Brendan Shane, climate director for The Trust for Public Land said, “Across the country, we know cities are growing hotter and that floods and severe storms are increasing. Parks and green spaces are critical infrastructure to make communities more resilient, but residents in communities of color and in lower-income communities have access to significantly less park space than others. It’s not right and it’s not fair. Now is the time to invest in the parks and green space these communities need to absorb flood waters and cool extreme heat. If we don’t, the most vulnerable will have to bear the worst effects of a changing climate.”
The addition of the equity measurement rolled the top results from the past few years, bringing Washington, D.C. as the highest ranking city, an area where people of all races have equal access to city parks. This is always important, but especially so in the year of a pandemic where the Trust for Public Land says 57 of the 100 surveyed cities used their parks for COVID-19 testing, vaccination or PPE distribution centers, and 70 cities used the spaces to offer free meals. Having a lower equity score also means having less access to these critical services.
Other cities also benefited from the equity recognition, rising Baltimore from 58th in 2020 to 30th this year and bringing Toledo, Ohio up 27 spots to 50th. Newark, New Jersey, also jumped 27 places to 42nd.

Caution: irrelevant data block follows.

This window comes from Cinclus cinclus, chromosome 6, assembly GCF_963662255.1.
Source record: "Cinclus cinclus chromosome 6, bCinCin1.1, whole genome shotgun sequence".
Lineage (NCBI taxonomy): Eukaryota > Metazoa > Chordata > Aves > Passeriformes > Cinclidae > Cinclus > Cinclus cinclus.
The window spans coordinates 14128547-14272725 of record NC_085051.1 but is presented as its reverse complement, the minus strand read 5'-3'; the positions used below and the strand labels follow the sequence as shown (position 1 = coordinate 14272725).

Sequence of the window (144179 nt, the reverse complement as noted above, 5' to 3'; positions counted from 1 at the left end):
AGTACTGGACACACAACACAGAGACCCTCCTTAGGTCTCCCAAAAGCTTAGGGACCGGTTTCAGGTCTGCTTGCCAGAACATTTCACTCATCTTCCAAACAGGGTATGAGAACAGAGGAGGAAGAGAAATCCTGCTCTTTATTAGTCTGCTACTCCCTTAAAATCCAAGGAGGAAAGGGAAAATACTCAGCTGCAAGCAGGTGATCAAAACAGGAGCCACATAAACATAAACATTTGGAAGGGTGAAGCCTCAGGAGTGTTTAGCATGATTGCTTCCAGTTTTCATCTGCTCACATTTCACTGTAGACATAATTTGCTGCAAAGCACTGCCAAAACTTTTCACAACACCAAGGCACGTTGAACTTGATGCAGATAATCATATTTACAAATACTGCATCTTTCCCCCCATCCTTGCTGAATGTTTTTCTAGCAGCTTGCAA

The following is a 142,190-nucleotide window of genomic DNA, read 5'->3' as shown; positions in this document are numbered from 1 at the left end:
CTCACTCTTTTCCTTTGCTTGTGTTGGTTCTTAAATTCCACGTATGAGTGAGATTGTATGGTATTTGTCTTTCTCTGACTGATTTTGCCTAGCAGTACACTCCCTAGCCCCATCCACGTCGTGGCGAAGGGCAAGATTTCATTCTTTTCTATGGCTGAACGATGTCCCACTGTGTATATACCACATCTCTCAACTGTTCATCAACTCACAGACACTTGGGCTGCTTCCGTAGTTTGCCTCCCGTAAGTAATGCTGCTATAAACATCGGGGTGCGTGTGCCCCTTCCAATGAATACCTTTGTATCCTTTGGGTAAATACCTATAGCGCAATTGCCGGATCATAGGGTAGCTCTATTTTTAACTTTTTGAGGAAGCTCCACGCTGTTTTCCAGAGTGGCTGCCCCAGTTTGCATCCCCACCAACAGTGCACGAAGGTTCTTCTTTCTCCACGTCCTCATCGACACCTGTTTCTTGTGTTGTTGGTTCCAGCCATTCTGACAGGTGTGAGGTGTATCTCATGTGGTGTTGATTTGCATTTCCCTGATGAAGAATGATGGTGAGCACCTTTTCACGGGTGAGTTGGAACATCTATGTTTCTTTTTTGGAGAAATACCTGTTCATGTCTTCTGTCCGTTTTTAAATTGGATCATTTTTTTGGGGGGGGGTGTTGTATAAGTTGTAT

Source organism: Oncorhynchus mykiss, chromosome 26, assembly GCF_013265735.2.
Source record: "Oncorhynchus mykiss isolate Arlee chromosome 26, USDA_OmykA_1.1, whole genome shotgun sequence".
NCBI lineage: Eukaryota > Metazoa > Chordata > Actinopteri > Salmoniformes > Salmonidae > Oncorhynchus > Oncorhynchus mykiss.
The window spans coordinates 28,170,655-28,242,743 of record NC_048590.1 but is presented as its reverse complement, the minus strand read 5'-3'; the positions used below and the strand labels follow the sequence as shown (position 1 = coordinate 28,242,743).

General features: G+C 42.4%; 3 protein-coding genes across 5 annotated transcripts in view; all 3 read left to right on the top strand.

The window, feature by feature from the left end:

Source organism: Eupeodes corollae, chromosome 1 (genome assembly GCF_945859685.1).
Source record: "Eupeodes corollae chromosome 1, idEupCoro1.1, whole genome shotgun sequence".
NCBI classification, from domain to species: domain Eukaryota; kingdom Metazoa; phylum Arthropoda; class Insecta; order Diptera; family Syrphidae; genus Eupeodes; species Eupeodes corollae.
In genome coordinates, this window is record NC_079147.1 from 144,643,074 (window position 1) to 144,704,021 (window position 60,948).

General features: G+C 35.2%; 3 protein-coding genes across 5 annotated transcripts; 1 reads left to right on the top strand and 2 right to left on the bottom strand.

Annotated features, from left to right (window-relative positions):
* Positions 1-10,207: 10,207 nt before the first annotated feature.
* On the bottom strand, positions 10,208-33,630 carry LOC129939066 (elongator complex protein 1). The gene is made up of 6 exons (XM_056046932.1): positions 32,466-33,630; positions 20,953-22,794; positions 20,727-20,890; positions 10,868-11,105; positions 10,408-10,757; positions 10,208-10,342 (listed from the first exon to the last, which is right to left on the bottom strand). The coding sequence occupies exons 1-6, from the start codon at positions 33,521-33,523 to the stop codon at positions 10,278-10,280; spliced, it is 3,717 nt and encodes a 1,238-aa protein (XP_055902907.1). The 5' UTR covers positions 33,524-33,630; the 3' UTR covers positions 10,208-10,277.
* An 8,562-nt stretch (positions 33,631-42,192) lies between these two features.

Boston and San Francisco were the only two ranked cities where 100% of residents live within a 10-minute walk of a park or other open public area. This didn’t keep Boston in the top 10 though, with a ranking of 12th.
Boise, Idaho also wasn’t in the top 10%, but did rank No. 1 as the best park system for dogs. Seventh-place Irvine, California received top marks for basketball hoops while Madison, Wisconsin, took the prize for the best playgrounds.
Although the number of parks increased for the year, The Trust for Public Land anticipates cuts to municipal budgets as a result of the economic problems stemming from the COVID-19 pandemic. In fact, they found that 63 of the 100 most populated cities’ park departments are facing budget cuts.
“We need parks more than ever, and park advocates are gearing up for a fight,” said Bill Lee, Senior Vice President for Policy, Advocacy and Government Relations at The Trust for Public Land. “The Trust for Public Land is helping to lead a coalition of more than 300 organizations, businesses, and community groups supporting a major investment in park equity through the bipartisan federal Parks, Jobs, and Equity Act, and we are challenging the private sector to invest $50 million through the Equitable Communities Fund to create parks and open space in historically marginalized communities.”
The 10 highest ranking park systems in the United States are:
|Rank||City||ParkScore (Max: 100)|
|2||St. Paul, MN||80.0|
|6||San Francisco, CA||76.3|
Images courtesy of The Trust for Public Land